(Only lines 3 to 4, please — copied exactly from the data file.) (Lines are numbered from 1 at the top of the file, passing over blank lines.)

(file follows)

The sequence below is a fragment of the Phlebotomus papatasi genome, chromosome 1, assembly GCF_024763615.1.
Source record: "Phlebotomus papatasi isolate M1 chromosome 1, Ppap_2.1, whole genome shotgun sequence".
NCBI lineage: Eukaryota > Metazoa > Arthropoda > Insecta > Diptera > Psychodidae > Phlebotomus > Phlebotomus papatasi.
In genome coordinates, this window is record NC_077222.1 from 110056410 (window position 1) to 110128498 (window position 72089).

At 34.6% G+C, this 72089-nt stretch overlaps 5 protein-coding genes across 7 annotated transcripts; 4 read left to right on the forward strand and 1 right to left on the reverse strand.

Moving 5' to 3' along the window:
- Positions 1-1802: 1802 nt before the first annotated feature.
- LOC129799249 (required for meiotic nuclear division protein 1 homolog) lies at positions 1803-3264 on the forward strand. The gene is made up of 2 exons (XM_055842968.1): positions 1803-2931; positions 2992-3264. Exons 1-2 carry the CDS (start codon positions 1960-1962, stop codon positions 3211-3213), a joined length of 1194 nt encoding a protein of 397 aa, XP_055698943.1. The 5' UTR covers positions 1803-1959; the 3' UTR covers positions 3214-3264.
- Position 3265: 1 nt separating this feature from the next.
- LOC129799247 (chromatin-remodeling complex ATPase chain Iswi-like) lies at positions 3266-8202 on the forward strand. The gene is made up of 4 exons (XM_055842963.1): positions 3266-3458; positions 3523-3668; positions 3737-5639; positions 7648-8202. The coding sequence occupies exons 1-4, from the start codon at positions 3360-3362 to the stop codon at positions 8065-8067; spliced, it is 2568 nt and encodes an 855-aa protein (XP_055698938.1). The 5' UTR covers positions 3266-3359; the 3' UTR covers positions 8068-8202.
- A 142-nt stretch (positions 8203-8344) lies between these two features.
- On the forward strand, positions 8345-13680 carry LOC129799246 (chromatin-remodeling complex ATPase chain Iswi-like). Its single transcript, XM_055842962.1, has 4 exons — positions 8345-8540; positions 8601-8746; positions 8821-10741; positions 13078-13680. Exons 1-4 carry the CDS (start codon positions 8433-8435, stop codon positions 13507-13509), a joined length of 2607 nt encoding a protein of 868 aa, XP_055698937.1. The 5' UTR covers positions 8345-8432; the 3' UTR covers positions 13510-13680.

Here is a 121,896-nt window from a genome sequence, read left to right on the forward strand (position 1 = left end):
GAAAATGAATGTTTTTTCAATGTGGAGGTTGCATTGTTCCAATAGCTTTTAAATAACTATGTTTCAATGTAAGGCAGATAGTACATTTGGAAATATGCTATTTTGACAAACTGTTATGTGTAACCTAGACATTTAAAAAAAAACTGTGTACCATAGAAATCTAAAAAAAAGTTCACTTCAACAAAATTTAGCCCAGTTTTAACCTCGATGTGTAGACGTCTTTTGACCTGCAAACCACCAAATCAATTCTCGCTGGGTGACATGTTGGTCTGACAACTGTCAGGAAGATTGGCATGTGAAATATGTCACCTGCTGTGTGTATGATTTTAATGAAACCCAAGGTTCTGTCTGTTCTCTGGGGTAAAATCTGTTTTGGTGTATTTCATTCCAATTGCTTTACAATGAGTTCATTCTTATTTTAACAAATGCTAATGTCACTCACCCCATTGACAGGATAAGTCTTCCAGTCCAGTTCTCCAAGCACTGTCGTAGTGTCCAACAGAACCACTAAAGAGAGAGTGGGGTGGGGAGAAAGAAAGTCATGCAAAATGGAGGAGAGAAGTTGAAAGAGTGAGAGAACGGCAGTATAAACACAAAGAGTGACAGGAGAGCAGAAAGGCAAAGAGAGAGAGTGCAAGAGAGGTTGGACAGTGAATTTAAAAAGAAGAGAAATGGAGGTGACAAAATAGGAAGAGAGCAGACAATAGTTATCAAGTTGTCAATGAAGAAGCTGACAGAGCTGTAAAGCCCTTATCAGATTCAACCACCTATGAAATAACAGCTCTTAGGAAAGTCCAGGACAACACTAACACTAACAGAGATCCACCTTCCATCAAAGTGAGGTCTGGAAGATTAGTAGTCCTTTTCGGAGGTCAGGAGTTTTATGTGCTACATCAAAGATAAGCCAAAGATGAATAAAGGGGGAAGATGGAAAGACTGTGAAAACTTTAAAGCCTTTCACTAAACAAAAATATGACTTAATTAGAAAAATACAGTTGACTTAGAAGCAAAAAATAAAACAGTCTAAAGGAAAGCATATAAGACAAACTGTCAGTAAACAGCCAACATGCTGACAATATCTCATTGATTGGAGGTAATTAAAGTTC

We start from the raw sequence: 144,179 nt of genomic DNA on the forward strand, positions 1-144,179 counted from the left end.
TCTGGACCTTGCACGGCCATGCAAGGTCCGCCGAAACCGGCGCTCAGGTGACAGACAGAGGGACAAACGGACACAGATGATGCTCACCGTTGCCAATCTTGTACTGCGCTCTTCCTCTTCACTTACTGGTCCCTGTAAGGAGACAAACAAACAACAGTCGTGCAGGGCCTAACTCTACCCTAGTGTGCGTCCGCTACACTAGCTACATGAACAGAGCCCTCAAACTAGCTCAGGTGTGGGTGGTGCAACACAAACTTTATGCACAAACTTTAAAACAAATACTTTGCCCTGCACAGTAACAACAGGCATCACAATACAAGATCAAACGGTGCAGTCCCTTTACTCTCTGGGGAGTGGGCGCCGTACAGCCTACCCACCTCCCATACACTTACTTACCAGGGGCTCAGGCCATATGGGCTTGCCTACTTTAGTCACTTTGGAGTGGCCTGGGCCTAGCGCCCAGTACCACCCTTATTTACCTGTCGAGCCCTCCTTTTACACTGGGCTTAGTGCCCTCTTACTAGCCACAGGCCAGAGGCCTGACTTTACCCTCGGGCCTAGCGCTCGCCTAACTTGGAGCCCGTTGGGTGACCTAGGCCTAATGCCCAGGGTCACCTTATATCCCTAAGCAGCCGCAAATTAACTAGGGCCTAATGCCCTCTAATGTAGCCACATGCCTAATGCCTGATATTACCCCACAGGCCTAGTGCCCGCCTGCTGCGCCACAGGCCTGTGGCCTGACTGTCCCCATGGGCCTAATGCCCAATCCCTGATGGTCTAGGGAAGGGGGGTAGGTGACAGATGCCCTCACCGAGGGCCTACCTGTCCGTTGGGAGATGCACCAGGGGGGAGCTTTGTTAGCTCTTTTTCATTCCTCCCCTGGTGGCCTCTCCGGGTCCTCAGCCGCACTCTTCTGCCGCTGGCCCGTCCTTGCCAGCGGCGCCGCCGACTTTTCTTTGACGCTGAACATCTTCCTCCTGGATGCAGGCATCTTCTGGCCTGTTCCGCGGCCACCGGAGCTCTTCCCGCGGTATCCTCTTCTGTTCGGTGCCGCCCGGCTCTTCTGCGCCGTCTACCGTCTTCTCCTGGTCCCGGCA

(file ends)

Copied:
NCBI lineage: Eukaryota > Metazoa > Arthropoda > Insecta > Diptera > Psychodidae > Phlebotomus > Phlebotomus papatasi.
In genome coordinates, this window is record NC_077222.1 from 110056410 (window position 1) to 110128498 (window position 72089).